Cassidy Turley: Office vacancies falling in most of the country

by Dan Rafter

200 public squareOffice vacancy rates in the third quarter of the year fell in 70 percent of the United States. That’s the good news from Cassidy Turley‘s third quarter office report.

According to the report, the U.S. absorbed 12.8 million square feet of office space in the third quarter of 2013. That’s down from the 15.6 million square feet of absorption in the second quarter, but the activity was still strong enough to keep the U.S. office market vacancy rate at 15.2 percent. That’s 2 percent lower than the recession-era peak of 17.2 percent for this market.

“Demand for office space is still subpar, but, nevertheless, it has been consistently positive for multiple, consecutive quarters,” said Kevin Thorpe, chief economist at Cassidy Turley, in a written statement. “At the same time, new supply remains extremely constrained. In fact, demand for office space has now exceeded new supply for over two years. So the office sector is clearly tightening in most cities across the country.”

There’s even been a bit of new office construction. There was 55.3 million square feet of office property under construction as the third quarter came to a close. That’s up from 54.5 million square feet under construction during the second quarter. Of course, new construction in this sector is still far lower than it was before the recession. Cassidy Turley says that construction of new office buildings is 30 percent below pre-recession levels.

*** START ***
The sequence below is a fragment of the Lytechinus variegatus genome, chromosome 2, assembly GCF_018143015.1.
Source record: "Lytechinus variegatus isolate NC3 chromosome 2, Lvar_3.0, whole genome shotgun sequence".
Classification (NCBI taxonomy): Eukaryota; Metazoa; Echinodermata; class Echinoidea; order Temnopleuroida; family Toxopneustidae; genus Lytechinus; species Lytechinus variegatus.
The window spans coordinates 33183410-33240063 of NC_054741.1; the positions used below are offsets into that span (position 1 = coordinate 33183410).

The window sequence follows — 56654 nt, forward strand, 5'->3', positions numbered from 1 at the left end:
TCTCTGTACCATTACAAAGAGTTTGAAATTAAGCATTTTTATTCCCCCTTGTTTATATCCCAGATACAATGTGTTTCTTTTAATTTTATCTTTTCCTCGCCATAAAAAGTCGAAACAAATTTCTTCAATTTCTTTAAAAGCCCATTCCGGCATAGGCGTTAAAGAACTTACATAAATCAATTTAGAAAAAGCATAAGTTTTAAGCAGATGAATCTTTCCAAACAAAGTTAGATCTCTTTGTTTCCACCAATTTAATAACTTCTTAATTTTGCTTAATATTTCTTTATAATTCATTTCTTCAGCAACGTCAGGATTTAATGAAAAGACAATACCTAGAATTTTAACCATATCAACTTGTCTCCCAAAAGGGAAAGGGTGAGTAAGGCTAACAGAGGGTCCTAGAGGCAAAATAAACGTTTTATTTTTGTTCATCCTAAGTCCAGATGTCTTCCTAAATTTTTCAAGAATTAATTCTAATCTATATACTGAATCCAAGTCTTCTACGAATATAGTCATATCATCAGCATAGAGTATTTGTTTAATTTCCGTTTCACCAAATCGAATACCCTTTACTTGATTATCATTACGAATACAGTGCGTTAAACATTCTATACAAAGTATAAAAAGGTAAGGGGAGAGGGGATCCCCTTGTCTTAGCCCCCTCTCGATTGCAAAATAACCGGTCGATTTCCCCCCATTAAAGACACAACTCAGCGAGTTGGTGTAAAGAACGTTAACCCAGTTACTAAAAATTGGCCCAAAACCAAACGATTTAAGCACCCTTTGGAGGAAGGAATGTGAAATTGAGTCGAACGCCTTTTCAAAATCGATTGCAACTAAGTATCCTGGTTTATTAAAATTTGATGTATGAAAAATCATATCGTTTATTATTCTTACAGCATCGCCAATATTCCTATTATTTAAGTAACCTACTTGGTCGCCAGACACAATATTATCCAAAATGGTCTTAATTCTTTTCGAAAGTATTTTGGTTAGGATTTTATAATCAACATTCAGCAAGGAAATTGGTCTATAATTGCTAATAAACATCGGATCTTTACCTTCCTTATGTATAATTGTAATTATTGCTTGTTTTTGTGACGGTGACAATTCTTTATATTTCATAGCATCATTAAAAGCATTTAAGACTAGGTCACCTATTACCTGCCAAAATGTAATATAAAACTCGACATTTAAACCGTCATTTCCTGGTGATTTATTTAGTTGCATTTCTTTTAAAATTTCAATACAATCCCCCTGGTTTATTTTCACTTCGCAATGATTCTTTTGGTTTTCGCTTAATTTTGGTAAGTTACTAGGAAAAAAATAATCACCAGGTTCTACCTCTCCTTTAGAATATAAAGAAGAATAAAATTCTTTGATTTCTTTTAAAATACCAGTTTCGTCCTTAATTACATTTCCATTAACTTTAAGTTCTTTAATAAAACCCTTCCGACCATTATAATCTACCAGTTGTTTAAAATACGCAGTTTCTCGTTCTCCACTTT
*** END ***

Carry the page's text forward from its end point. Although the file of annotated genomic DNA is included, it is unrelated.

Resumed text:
Average asking rents in the third quarter came in at $21.88 a square foot, up 16 percent from the same period one year earlier.

“It’s still a tenant’s market in most U.S. cities, meaning businesses still have leverage when negotiating for lower rents and attractive concession packages,” Thorpe said. “But because of limited new supply, the pendulum is slowly shifting from a tenant’s market to a landlord’s market. Supply/demand fundamentals suggest the bulk of the country will be pushing office rents upward by this time next year.”

Chicago ranked as the fifth-strongest office market in terms of demand, seeing 659,000 square feet of office space absorbed during the third quarter.

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